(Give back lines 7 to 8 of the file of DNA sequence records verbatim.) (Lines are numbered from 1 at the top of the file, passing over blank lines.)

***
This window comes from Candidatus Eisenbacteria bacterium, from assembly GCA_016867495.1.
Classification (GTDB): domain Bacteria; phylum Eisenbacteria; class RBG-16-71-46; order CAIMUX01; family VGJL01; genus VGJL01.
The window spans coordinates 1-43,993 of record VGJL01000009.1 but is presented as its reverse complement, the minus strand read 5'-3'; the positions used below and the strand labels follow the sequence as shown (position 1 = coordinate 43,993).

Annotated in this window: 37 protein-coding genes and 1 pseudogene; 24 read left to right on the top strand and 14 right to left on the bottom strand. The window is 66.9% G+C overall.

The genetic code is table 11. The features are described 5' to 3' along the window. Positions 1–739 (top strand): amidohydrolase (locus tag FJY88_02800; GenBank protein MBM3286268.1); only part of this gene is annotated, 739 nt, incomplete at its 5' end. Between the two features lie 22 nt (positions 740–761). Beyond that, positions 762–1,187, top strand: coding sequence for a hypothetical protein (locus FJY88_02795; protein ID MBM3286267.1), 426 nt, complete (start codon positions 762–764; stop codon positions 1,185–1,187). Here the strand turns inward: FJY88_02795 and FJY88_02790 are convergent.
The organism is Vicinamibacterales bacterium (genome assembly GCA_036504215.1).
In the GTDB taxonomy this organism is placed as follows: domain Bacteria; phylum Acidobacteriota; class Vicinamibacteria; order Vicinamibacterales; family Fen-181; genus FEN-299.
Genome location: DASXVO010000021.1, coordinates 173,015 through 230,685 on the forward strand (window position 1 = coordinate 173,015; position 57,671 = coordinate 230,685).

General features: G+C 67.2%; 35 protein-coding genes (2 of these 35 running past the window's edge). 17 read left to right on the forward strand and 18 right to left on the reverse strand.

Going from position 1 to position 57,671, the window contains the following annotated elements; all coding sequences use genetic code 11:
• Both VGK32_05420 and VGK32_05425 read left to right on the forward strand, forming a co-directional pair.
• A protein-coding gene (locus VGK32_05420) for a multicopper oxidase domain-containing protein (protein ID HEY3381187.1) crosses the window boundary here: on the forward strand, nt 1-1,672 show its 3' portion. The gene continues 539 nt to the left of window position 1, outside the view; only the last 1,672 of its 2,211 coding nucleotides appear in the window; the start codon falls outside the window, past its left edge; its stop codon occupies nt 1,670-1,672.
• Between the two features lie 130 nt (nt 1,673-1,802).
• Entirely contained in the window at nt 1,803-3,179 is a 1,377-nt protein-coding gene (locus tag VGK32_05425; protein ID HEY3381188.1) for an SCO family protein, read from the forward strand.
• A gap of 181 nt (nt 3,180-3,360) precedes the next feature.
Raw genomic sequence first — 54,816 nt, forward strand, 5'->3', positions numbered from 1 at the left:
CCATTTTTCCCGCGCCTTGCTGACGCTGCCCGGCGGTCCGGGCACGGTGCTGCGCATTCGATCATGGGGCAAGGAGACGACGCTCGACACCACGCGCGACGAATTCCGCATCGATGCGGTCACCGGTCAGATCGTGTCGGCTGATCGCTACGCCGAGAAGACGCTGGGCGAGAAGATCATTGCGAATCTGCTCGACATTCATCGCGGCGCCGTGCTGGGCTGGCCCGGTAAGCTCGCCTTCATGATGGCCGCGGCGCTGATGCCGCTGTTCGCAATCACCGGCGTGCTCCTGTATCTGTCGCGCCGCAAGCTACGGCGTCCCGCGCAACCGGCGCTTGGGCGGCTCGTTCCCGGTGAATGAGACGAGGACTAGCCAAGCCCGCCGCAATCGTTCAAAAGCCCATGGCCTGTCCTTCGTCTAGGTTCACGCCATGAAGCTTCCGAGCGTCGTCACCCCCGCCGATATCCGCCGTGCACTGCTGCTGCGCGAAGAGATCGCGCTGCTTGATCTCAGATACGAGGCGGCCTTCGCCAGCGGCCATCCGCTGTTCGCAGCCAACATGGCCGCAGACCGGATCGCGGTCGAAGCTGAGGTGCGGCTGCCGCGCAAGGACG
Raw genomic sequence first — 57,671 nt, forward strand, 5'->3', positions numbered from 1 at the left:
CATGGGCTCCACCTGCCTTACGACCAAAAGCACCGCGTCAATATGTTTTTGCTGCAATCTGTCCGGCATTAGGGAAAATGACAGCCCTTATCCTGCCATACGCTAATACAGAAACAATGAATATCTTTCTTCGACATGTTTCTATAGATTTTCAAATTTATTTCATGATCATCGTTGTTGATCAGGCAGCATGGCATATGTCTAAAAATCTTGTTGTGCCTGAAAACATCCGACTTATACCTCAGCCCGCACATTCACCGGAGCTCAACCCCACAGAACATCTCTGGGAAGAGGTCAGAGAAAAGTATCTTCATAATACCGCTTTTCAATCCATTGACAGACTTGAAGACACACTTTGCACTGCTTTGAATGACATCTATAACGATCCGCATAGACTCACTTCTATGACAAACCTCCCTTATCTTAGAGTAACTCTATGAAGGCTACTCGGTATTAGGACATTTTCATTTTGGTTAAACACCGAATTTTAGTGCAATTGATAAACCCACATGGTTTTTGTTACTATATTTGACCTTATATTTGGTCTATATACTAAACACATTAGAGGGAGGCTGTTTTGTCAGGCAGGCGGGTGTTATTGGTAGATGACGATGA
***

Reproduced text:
In the GTDB taxonomy this organism is placed as follows: domain Bacteria; phylum Acidobacteriota; class Vicinamibacteria; order Vicinamibacterales; family Fen-181; genus FEN-299.
Genome location: DASXVO010000021.1, coordinates 173,015 through 230,685 on the forward strand (window position 1 = coordinate 173,015; position 57,671 = coordinate 230,685).